comscore Utah man charged with killing city worker, burning her body over yard cleanup | Honolulu Star-Advertiser
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Utah man charged with killing city worker, burning her body over yard cleanup

  • SALT LAKE COUNTY SHERIFFS OFFICE VIA ASSOCIATED PRESS / AP

    Kevin Wayne Billings, left. Prosecutors say Billings, a Utah man, called a city worker to his house, then shot her in the head and set her body on fire after she mailed him notice to clean up his yard. An Honor Guard folded the U.S. flag during a flag presentation at the funeral services for Jill Robinson, in West Valley City, Utah.

SALT LAKE CITY >> A Utah man called a city worker to his house, shot her in the head and set her body on fire after she mailed him notice to clean up his yard in suburban Salt Lake City, prosecutors said in charges filed today.

Kevin W. Billings, 64, killed code enforcement officer Jill Robinson with a single gunshot to the head, then doused her and her work truck with gasoline and set both on fire, authorities said in court documents.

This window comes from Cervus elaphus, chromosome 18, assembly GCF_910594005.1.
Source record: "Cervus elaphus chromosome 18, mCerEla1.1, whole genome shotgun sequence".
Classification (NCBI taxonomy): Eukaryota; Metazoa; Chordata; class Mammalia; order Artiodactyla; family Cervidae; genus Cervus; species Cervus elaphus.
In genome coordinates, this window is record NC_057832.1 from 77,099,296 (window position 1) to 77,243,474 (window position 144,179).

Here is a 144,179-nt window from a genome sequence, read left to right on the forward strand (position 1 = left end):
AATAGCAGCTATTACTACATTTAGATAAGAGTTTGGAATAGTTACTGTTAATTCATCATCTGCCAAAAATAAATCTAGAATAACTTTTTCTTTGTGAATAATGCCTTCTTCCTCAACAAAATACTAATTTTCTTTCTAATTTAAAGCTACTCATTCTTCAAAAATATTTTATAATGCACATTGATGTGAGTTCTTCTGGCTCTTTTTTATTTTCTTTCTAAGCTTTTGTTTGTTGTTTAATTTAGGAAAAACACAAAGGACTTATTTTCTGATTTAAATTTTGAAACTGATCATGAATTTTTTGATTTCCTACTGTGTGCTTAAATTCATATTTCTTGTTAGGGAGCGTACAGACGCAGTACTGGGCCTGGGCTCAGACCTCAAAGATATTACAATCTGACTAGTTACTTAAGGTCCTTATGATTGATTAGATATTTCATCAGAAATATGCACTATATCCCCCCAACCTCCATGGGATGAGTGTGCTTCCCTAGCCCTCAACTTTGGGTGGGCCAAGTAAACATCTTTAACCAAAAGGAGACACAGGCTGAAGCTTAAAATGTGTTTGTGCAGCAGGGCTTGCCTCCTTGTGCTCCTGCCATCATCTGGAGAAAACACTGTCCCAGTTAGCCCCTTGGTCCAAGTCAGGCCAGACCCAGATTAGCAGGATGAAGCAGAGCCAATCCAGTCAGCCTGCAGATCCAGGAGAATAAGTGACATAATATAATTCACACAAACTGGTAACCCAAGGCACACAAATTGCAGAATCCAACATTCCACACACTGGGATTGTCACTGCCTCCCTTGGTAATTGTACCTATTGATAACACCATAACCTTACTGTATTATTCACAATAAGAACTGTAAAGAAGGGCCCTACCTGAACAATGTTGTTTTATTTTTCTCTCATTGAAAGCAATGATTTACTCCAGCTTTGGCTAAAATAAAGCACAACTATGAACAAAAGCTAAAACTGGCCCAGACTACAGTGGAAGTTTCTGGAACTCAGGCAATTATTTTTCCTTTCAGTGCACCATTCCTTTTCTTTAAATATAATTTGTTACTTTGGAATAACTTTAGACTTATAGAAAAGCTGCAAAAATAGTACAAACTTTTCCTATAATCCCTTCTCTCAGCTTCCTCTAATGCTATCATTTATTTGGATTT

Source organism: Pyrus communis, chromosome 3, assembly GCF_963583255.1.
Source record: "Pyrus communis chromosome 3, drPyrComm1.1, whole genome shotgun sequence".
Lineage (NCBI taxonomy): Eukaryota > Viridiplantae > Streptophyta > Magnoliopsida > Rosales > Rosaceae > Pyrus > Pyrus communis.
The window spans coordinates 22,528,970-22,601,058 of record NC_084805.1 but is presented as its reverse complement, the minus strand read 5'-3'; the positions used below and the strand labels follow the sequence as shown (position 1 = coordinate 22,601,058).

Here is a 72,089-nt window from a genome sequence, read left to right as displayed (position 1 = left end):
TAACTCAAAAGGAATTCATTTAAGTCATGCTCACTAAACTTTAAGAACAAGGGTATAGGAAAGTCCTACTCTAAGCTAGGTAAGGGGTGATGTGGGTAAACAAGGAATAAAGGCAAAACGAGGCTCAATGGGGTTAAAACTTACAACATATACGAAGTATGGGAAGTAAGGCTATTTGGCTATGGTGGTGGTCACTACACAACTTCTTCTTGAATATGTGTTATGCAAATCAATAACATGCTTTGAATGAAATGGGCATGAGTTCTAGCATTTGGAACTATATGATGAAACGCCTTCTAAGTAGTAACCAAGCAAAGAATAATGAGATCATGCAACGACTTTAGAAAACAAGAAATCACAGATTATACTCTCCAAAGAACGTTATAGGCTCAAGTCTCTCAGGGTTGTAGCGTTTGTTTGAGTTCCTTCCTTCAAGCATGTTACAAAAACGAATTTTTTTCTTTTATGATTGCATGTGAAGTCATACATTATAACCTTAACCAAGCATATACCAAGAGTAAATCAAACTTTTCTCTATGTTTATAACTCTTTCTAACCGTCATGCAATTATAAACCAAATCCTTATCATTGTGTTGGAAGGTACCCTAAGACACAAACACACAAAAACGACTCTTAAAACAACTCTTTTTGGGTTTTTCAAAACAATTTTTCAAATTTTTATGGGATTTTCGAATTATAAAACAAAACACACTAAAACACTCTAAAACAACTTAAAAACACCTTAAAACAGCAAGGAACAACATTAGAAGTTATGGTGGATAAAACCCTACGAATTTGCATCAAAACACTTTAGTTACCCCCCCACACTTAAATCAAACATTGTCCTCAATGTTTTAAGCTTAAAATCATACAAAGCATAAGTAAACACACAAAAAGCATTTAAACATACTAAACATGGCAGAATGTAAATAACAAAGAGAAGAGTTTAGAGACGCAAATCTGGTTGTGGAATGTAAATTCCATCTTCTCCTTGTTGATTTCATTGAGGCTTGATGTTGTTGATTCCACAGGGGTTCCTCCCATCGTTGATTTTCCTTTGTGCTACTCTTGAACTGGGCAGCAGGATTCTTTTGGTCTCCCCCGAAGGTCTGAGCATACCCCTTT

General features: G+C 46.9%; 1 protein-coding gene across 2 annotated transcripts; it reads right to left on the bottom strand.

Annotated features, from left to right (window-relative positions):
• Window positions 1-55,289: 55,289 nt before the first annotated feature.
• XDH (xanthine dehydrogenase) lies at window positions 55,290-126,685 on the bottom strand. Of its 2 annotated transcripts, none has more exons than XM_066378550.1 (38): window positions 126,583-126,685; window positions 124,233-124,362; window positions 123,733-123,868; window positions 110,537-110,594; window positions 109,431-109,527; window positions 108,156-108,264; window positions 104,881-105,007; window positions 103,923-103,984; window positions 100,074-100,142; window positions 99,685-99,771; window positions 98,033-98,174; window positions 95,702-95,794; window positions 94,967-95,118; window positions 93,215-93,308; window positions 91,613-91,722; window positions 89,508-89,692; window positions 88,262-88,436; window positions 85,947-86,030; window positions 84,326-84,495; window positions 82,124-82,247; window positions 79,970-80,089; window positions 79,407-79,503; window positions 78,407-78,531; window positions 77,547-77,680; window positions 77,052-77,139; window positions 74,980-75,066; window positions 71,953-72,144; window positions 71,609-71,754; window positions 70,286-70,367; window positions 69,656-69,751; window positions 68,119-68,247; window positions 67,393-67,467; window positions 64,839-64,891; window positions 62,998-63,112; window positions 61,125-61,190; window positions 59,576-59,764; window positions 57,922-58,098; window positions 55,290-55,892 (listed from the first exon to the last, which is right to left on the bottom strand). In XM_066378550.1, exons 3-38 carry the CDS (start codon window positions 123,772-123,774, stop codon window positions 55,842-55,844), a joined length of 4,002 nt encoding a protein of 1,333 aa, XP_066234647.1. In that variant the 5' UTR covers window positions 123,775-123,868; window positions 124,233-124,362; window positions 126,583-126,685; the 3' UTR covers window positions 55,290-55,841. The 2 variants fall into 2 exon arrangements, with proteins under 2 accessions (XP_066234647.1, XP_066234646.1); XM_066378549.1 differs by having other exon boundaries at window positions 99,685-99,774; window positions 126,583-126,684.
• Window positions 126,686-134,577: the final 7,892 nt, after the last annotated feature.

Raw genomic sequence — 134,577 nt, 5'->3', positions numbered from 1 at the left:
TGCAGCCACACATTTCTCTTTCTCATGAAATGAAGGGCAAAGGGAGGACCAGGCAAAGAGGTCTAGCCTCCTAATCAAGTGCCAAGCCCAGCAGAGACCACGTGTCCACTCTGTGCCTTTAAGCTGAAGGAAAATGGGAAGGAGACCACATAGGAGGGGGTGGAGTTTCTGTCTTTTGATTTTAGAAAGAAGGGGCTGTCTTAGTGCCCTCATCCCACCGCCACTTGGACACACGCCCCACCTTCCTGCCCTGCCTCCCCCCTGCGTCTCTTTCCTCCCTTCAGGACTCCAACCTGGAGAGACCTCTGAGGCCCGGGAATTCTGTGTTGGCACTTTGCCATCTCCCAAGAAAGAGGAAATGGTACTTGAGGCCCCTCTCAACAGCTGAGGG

Billings was charged with 13 counts, including aggravated murder, which carries the possibility of the death penalty, arson and desecration of a human body. No attorney was immediately listed for him in court records.

Billings claimed Robinson, 52, “got what she deserved” after “years of harassment,” police said. A neighbor saw him leaning on his walker in his driveway with a “smirk” after the shooting, the charges say.

He also “meticulously” cut a large hole in a fence and burned his neighbors’ house down, apparently believing they had reported his yard to officials in West Valley City, the charges say.

He had been clearing thick vegetation from around the fence for days before setting the fire, prosecutors said. It killed five dogs and a cat, but his neighbors were not hurt. Billings also was charged with animal cruelty.

The violence started after Billings made an appointment for Robinson to come to his house the morning of Aug. 9, about two weeks after Robinson first mailed him a notice that his messy yard and unregistered vehicles violated city rules. If he didn’t clean it up, the notice said the city could levy a $50-a-day fine.

The appointment would have been a routine follow-up inspection for the unarmed, civilian worker who had worked for the city for 10 years. Court records show Billings had faced weed-control and waste-accumulation charges decades ago, before Robinson started working for the city.

Police also found illegal blasting caps and a detonation cord at his house, prosecutors said.

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